November 24, 2014 | Written by: Lauren Schaefer
Categorized: Community | Events
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Last Wednesday, I got in my car in my home state of Delaware, drove past New York City while blasting Taylor Swift’s Welcome to New York (it was a pretty epic moment that I would have Instagrammed if I wasn’t afraid of copyright infringement issues), and parked at the UConn School of Business for the Bluemix Girls Night. I knew I was in the right place, because we were on the Business School’s news ticker–how cool is that?
We began the event with hors d’oeuvres. After a little mixing and mingling, we discovered we represented a diverse set of backgrounds. Some were technical; some were business. We had attendees who were students, faculty, university staff, and professionals. Our group consisted mostly of women, but we had a few brave men join us as well.
We kicked off the night with a keynote from Distinguished Engineer Erin Murphy. She shared with us statistics about women in computing (women earn 57% of bachelor degrees but only 12% of computer science degrees), reasons why you should pursue engineering (my personal favorite is travel!), and tips for career success (be visible, communicate with impact, and be confident & assertive).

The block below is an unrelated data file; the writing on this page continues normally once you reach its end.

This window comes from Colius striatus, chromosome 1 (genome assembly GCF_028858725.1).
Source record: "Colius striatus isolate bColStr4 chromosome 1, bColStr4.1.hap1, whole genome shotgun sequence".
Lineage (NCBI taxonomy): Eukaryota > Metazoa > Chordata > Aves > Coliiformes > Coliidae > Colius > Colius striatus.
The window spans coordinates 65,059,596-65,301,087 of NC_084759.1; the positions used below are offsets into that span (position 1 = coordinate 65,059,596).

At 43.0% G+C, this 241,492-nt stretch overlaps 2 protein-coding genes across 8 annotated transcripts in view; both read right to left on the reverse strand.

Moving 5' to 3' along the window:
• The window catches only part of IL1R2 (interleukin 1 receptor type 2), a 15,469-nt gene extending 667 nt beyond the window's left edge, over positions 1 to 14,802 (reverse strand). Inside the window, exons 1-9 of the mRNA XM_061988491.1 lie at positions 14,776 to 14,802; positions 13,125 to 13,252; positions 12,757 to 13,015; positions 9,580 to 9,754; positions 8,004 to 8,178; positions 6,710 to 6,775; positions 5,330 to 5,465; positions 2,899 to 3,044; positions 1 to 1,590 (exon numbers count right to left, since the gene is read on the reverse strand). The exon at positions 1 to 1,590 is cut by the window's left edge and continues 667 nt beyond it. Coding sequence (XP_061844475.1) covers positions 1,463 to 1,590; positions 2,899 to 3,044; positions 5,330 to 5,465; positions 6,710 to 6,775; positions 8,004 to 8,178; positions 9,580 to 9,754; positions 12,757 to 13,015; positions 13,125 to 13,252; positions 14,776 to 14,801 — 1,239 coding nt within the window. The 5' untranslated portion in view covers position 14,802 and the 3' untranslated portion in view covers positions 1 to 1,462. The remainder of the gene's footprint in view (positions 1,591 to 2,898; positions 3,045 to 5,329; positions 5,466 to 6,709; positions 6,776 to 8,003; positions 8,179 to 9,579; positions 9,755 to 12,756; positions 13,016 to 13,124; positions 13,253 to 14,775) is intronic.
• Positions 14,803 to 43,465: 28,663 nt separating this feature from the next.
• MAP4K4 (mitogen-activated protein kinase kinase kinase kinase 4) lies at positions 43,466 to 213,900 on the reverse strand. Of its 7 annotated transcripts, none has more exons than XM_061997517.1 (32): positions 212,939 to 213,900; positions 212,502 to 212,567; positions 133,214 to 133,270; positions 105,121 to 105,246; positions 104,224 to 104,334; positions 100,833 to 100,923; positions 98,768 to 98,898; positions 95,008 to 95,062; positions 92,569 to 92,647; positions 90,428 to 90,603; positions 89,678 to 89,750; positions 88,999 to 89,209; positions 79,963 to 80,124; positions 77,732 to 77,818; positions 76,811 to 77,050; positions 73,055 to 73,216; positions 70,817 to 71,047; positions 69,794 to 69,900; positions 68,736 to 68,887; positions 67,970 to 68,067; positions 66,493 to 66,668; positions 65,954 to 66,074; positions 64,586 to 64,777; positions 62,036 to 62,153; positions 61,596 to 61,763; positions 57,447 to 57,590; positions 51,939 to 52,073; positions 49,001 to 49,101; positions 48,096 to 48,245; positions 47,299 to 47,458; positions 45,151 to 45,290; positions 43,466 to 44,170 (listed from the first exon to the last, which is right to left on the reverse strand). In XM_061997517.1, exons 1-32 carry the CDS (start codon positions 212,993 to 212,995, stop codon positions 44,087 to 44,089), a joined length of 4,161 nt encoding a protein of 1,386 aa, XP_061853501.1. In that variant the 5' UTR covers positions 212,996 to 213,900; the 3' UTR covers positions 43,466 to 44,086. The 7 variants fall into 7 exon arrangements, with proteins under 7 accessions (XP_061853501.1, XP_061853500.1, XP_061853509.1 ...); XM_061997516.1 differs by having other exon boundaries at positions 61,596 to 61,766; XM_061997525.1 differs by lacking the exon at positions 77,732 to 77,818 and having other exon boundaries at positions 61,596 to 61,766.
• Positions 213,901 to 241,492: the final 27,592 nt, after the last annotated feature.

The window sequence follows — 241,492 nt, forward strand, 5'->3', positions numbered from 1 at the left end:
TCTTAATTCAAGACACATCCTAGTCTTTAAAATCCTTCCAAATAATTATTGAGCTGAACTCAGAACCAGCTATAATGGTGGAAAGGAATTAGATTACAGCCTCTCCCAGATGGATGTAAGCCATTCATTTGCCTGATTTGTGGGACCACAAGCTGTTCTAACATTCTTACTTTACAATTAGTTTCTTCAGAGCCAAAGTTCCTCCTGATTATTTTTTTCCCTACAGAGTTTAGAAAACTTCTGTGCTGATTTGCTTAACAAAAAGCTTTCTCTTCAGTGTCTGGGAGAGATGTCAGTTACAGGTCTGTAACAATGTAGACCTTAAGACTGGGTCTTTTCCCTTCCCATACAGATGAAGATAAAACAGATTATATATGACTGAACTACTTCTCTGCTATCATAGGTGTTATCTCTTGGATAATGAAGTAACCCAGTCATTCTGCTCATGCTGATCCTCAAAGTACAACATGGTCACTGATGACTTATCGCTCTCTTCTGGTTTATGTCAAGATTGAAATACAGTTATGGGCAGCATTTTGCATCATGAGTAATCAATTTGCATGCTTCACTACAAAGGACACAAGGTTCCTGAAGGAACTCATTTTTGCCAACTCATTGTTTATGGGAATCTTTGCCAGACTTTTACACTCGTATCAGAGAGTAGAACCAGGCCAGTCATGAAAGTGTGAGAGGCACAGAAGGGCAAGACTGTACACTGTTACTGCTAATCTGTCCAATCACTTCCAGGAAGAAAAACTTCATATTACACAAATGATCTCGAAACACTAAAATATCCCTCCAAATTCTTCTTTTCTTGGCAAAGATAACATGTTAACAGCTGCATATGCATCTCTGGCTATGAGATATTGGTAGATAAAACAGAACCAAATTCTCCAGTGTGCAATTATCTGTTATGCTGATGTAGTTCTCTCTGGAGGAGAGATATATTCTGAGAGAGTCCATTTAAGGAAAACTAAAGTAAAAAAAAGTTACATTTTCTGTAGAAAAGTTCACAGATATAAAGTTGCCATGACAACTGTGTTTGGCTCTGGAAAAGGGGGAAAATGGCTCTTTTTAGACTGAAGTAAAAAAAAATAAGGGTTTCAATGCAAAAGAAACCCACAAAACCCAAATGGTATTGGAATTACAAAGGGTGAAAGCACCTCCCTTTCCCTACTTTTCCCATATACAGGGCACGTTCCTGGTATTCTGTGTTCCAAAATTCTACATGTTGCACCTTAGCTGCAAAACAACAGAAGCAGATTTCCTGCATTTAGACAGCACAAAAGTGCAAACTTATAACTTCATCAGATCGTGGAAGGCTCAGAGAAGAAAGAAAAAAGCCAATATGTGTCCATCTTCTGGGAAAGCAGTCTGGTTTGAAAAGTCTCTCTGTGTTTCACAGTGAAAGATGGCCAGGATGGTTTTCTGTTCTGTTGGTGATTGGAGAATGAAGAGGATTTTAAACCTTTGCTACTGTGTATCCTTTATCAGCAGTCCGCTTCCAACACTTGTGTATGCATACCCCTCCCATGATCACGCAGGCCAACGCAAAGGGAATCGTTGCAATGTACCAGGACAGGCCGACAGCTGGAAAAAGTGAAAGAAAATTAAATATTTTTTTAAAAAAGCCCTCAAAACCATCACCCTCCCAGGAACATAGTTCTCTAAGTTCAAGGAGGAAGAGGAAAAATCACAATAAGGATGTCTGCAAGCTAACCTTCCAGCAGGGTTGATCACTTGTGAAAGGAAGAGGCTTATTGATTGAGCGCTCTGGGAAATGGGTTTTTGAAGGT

Watch the video (https://www.youtube.com/watch?v=41729217)
Next I got to do a tech talk about Bluemix. I shared how the app revolution and the cloud are changing not only users’ expectations but developers’ expectations as well.
Watch the video (https://www.youtube.com/watch?v=41857602)
Then I did a live demo (because I live life on the edge) of Bluemix and DevOps Services. We didn’t record the session, but I have a similar demo you can watch:
We wrapped up the night with an optional workshop where attendees were able to fork an app, deploy their app to Bluemix, edit their app using the web IDE in DevOps Services, redeploy their app, and implement a new text messaging feature. You can try the workshop for yourself: http://ibm.biz/intro2bluemix
What I found so refreshing about the event was how supportive and encouraging the attendees were of each other. While Erin and I were presenting, attendees asked questions (not the kind of questions where attendees try to show off how smart they are–these were real, genuine questions) and jumped in with their own discussion points. During the workshop portion of the event, several of the attendees started informally pair programming together. They were laughing and helping each other–not only with the apps they were working on but with career advice as well.
Are you interested in attending a Bluemix event in a city near you? Check out this list of upcoming world-wide events: http://www-304.ibm.com/events/idr/idrevents/detail.action?meid=16628.